The dichotomy between views from interest rate managers and credit managers continues. In our latest fixed income survey1, rates managers have blinked first.

This quarter’s survey closed right before the February market sell-off, thus managers did not have the benefit of hindsight with regards to market repricing. Nonetheless, the results continue to provide valuable insight.

Previously, we have highlighted the dichotomy between views from interest rate managers and credit managers, with rates managers implying low growth and low inflation while credit managers expected improving corporate fundamentals.This was contradictory over the long run as it is difficult to both expect low growth and strong credit fundamentals indefinitely.

In this survey rates managers have blinked first and are adjusting their views.Managers are forming a consensus on higher rates: the federal funds rate peak forecast came in 40 basis points (bps) higher than the previous survey and expectations for the 10-year U.S. Treasury yield showed a build of managers expecting it to be 2.8% or higher, which subsequent to the survey has materialized.

The question now is whether these higher rates that are expected will ultimately also impact credit market fundamentals.

According to this survey, the answer is no. Participants are favouring high-yield credit again on the back of perceived improvement in fundamentals, but managers express caution with investment grade credit. Amongst credit markets, managers favor non-agency mortgages most in terms of spread tightening.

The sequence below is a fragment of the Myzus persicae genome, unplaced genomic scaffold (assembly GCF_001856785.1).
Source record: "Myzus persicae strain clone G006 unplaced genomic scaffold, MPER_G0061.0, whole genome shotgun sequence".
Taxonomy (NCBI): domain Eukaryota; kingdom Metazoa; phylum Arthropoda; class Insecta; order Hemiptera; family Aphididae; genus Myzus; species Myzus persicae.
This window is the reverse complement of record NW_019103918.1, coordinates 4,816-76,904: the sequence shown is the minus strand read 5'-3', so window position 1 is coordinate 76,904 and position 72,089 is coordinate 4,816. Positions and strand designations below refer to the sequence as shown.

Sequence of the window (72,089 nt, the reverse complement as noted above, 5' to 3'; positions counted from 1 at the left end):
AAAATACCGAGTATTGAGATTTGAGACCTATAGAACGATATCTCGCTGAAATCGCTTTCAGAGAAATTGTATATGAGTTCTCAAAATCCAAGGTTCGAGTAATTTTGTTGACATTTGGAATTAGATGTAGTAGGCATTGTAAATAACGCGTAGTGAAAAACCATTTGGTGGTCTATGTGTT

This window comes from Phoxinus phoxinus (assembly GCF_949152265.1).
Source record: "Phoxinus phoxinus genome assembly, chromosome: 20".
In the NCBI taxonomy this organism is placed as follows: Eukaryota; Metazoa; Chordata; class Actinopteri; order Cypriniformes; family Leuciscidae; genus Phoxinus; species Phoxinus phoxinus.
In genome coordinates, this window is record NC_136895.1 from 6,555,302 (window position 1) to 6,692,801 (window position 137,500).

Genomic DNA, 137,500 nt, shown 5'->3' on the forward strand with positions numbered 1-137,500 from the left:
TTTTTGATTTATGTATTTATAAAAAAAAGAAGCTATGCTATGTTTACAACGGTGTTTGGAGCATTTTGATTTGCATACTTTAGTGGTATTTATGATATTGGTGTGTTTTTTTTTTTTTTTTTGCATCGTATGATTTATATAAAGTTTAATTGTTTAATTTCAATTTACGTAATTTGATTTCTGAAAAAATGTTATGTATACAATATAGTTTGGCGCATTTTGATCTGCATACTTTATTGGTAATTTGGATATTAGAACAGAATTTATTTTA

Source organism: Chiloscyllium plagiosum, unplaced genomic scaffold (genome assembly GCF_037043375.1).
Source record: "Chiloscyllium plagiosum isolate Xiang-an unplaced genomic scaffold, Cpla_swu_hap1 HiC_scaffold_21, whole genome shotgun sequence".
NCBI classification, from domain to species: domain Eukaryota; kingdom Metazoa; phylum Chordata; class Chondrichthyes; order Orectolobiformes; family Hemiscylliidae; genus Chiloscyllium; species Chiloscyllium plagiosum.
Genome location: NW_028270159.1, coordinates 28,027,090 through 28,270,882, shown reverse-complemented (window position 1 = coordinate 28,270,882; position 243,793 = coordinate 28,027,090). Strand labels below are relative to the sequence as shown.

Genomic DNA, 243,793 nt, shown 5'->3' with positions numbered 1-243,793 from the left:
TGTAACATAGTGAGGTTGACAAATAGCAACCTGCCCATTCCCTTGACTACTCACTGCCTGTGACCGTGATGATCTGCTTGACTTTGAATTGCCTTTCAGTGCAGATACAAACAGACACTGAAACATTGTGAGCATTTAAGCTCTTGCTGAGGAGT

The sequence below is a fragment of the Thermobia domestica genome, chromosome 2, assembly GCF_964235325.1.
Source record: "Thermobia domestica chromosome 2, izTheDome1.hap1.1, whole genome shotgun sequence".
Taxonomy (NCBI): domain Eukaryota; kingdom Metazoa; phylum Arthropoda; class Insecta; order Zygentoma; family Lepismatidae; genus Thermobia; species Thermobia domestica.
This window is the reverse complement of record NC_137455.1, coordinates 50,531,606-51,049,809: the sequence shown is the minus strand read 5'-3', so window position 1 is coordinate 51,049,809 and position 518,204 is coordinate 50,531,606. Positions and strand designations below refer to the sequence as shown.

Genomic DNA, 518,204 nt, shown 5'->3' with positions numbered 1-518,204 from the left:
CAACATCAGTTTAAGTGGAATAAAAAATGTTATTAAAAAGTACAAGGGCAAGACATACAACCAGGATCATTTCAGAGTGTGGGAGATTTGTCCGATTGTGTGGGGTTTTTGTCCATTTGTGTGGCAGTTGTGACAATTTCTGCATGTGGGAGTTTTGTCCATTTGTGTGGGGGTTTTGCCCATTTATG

The clear bull among fixed income subsectors remains local emerging market debt.More managers favor local emerging market debt than in our last survey, in spite of the strong performance already posted by this sector.

Finally, the U.S. dollar (USD) is perceived to be in a continued weakening phase, which also serves as a tailwind to emerging market currencies.However, if the U.S. Federal Reserve (the Fed) delivers on three or more rate hikes—which 85% of interest rate managers expect—a legitimate question becomes whether this weakness will continue, and what impact might it have on local currency emerging market debt?

Key findings from our Q1 survey:

  • Federal funds rate forecasted to peak 40bps higher
  • The 10-year U.S. Treasury yield is expected to be 2.8% or higher (which has already materialized subsequent to this survey)
  • These higher rates are not expected to impact credit markets
  • High-yield credit is favored again, on the back of perceived improvement in fundamentals
  • Surveyed managers expressed caution with investment-grade credit
  • Amongst credit markets, non-agency mortgages have the highest skew towards predicted spread-tightening
  • Local emerging-market debt continues to be the clear bull among fixed-income subsectors
  • The U.S. dollar is perceived to be in a continued weakening phase, creating a tailwind for emerging-market currencies
  • In our Q1 2018 survey, we received answers from 70 different fixed-income investment firms across the world, with specialist teams at each of these firms assigned to provide answers for their respective subsectors. Bond and currency managers in eight specialised areas were asked to consider valuations, expectations and outlooks for the coming months.

    Today, we’ve chosen to focus on the conclusions drawn for credit, interest rates, emerging market bonds, currencies, securitized bonds and municipal bonds.

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